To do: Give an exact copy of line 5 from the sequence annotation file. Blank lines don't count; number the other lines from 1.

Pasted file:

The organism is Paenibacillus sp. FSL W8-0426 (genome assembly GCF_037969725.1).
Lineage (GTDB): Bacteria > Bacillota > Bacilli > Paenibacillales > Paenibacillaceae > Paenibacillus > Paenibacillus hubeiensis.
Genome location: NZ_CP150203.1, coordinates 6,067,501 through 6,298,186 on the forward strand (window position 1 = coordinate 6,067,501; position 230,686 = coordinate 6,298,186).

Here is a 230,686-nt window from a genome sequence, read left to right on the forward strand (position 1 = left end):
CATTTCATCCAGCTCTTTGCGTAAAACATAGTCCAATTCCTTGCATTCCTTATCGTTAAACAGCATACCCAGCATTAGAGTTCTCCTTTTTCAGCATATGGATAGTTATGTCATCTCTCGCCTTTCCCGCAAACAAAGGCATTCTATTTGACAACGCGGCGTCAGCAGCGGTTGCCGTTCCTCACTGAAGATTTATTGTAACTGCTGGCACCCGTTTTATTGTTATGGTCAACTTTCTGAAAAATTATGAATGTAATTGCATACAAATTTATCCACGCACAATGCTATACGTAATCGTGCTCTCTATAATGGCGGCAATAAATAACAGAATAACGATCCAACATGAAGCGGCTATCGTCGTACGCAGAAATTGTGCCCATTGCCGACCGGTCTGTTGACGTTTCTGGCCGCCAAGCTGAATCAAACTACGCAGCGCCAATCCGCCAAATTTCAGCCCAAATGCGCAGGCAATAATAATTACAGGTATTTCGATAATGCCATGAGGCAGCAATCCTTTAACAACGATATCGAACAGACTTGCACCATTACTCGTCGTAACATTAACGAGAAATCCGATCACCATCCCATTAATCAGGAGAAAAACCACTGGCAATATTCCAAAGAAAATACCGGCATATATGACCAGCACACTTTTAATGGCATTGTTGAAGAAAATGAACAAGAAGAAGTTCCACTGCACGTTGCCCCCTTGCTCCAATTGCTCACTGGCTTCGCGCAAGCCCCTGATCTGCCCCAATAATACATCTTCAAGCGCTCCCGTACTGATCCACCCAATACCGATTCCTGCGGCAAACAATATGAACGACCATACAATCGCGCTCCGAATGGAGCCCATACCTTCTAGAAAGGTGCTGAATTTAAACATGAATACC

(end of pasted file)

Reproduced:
CATTTCATCCAGCTCTTTGCGTAAAACATAGTCCAATTCCTTGCATTCCTTATCGTTAAACAGCATACCCAGCATTAGAGTTCTCCTTTTTCAGCATATGGATAGTTATGTCATCTCTCGCCTTTCCCGCAAACAAAGGCATTCTATTTGACAACGCGGCGTCAGCAGCGGTTGCCGTTCCTCACTGAAGATTTATTGTAACTGCTGGCACCCGTTTTATTGTTATGGTCAACTTTCTGAAAAATTATGAATGTAATTGCATACAAATTTATCCACGCACAATGCTATACGTAATCGTGCTCTCTATAATGGCGGCAATAAATAACAGAATAACGATCCAACATGAAGCGGCTATCGTCGTACGCAGAAATTGTGCCCATTGCCGACCGGTCTGTTGACGTTTCTGGCCGCCAAGCTGAATCAAACTACGCAGCGCCAATCCGCCAAATTTCAGCCCAAATGCGCAGGCAATAATAATTACAGGTATTTCGATAATGCCATGAGGCAGCAATCCTTTAACAACGATATCGAACAGACTTGCACCATTACTCGTCGTAACATTAACGAGAAATCCGATCACCATCCCATTAATCAGGAGAAAAACCACTGGCAATATTCCAAAGAAAATACCGGCATATATGACCAGCACACTTTTAATGGCATTGTTGAAGAAAATGAACAAGAAGAAGTTCCACTGCACGTTGCCCCCTTGCTCCAATTGCTCACTGGCTTCGCGCAAGCCCCTGATCTGCCCCAATAATACATCTTCAAGCGCTCCCGTACTGATCCACCCAATACCGATTCCTGCGGCAAACAATATGAACGACCATACAATCGCGCTCCGAATGGAGCCCATACCTTCTAGAAAGGTGCTGAATTTAAACATGAATACC